I often think back to a time when I was working and living in a warm, nurturing, loving environment surrounded by people who loved me, thought I was great and even told me so. I began to see my future in this community and made plans for the direction of my life until God interrupted and changed (or put back on track) the course of my life. In fact, I think God has done this twice.

Right now I do not live in that nurturing environment - not to the same extent anyway.

I work alone from my home where no one really cares if I show up or not and I have to motivate myself every day. This is off the back of being a stay at home mum where almost every job goes un-thanked and unnoticed. While I've found that extremely difficult and had moments when I wondered if my life even mattered, bit by bit, God is teaching me how He can be my strength, building me up on a foundation of security in Him alone. (more on this in part 3 or 4... this blog's getting longer...!)

While I still hope and believe this season won't last forever, ultimately I believe God has been training me. Can I still live and love and serve in difficult circumstances? Can I still function with only the encouragement of my God to sustain me, in a place where I am not regularly admired for my strengths and talents - in fact, most people don't even know what they are? Ultimately I am being challenged to believe one thing - Is God enough? Are His words over me and His Spirit in me enough for me to follow Him and follow the calling He has placed on my life? Even if I have to go it alone for a little while?

The following three men of God have inspired me:

  • Paul who wrote in Philippians 4:11 'I have learned how to be content in every situation.' Notice he says, I have learned. That means he didn't always know. He must have found himself in situations that at first made him very discontent but he learned how to be content through Christ who strengthens us (Philippians 4:11-14) Paul endured times when he was without friends or encouragement, abandoned even by his Christian brothers and sisters to rot in jail for preaching the gospel. He writes: 'My first defence no one stood with me, but all forsook me ... But the Lord stood with me and strengthened me' (2 Timothy 4:16-17)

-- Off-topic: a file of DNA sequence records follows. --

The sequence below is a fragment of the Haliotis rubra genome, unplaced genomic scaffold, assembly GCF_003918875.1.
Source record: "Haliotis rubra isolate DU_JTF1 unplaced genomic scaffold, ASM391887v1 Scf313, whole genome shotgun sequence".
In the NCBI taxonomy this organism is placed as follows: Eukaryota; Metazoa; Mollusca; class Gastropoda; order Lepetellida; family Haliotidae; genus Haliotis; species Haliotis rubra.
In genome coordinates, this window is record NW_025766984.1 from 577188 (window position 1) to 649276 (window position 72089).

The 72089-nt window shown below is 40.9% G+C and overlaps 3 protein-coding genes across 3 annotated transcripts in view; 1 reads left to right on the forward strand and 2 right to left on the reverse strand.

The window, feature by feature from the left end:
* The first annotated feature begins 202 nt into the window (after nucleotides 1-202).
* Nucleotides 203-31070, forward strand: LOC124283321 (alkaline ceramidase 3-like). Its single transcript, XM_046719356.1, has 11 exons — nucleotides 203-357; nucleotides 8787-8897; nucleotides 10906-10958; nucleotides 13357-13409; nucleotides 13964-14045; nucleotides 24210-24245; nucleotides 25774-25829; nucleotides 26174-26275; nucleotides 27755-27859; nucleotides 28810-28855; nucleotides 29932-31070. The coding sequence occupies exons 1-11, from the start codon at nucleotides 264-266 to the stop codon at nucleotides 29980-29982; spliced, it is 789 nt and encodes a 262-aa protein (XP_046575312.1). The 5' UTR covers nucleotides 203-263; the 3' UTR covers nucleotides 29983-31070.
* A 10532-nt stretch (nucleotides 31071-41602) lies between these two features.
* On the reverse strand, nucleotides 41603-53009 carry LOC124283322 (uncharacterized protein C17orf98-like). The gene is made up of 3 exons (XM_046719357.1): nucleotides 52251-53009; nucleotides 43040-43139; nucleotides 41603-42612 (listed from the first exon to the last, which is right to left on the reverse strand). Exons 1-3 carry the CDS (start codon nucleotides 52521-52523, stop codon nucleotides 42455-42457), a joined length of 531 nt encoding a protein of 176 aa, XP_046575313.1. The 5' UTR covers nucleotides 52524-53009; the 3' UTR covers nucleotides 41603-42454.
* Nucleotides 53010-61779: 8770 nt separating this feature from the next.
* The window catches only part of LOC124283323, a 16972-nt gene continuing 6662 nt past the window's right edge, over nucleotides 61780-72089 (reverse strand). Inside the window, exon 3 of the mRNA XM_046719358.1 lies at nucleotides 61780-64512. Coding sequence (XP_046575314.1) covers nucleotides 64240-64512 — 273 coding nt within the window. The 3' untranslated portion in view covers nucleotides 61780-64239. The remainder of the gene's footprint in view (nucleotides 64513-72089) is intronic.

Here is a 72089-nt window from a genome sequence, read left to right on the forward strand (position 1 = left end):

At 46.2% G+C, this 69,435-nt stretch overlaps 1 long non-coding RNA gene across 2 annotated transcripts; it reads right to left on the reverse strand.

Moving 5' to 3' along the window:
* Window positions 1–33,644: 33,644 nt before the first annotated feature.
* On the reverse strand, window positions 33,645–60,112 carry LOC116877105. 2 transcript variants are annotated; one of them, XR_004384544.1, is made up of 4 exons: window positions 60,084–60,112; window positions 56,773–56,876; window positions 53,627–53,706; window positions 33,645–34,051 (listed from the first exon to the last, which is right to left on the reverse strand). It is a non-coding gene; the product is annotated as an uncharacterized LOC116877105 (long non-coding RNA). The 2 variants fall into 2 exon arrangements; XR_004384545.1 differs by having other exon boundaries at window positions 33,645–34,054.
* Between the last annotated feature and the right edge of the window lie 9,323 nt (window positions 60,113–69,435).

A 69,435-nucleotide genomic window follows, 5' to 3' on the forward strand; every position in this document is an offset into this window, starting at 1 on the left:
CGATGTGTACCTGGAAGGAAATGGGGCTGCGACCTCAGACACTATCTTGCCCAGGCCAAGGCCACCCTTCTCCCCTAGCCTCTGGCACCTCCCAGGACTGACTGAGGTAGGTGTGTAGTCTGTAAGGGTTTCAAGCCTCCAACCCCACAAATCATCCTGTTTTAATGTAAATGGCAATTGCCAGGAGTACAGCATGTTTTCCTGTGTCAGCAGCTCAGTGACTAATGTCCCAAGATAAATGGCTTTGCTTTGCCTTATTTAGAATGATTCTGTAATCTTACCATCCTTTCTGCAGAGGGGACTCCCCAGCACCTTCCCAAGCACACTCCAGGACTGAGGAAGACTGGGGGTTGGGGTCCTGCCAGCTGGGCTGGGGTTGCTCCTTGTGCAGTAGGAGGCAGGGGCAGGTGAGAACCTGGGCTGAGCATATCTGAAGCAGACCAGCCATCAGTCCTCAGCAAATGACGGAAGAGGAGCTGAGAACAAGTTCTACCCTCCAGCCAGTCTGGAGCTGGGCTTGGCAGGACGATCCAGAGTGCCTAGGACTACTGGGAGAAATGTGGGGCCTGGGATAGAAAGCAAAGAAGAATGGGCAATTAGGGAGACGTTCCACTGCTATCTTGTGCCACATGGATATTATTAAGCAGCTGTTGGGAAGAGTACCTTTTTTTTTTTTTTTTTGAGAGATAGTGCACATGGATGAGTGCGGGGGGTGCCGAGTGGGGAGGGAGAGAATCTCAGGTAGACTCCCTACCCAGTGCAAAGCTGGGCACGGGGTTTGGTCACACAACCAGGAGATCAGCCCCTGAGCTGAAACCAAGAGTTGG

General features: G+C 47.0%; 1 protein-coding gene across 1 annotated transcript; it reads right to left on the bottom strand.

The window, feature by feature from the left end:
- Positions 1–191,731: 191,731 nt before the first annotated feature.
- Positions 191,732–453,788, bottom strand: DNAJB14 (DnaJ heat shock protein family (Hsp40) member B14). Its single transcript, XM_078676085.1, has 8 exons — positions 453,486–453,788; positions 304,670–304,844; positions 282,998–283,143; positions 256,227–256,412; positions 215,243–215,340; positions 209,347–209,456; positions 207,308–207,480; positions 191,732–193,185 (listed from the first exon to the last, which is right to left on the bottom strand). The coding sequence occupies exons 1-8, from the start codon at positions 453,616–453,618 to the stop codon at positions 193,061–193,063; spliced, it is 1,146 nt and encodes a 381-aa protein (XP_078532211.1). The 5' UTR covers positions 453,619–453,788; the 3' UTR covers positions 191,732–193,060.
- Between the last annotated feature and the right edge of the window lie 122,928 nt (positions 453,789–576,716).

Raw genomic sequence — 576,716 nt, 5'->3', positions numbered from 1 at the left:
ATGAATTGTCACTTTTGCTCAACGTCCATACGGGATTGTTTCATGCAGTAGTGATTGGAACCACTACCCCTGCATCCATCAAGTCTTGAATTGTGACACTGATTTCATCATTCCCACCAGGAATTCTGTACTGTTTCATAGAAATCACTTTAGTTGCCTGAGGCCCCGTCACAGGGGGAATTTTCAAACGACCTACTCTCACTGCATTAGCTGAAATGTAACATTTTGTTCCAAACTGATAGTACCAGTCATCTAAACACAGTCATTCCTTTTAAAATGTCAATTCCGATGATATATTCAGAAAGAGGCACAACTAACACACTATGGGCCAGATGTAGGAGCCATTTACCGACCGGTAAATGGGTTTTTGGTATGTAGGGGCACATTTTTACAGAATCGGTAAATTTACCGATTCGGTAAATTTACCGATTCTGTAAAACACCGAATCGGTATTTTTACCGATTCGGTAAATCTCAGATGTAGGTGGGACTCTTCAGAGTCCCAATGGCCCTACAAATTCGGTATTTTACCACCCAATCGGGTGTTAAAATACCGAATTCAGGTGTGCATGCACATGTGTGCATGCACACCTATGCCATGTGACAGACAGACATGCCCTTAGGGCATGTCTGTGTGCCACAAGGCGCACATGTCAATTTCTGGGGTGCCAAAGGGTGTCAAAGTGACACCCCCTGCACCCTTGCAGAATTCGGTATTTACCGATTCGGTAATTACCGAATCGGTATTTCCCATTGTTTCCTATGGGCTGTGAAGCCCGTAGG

• Reinhard Bonnke's words of faith

"I am immune to the criticism of man because I am immune to the praise of man." 

  • Rudyard Kipling's line in the poem "If"

"If you can meet with Triumph and Disaster

    And treat those two impostors just the same;

         ... You'll be a man my son."

(or for our purposes... 'You'll know who you in Christ, my daughter!')

Jesus was immune to people's praises and their criticism because he knew what we need to know: to build our identity on them is like building our identity on the tide of the sea. It waxes and wanes and we will be forever unstable and uncertain; chasing the compliments, being crushed under the criticism, going from identity crisis to identity crisis. For Jesus, the praise, complaints or even recognition of man were not the source of His identity nor an influence over His actions and He held the flattery of the crowd at arm's length - even running away from it at times.

What did Jesus choose instead? He chose to find that quiet space where He could be alone with His Father. (More on this in part 3 & 4.)

Get Real With God

  1. Are you the kind of person who requires a huge amount of encouragement from others to follow through or do you prefer to forge ahead alone? Or something in between?
  2. Have you experienced times when God or the teaching of Christ is saying something different to the people around you? How did you feel? What did you do?
  3. Ask God to reveal to you any words that have been spoken over you by another person and that you believed, that were not ultimately from Him and write them down. It may have sounded like a positive at the time but it's actually been restrictive and labelled you in a way God never intended.
  4. Pray for God to be your strength - when you are criticised, when you are flattered and when you feel alone. 

Click here if you missed Part 1: Your Identity: Who's Voice Are you Listening To?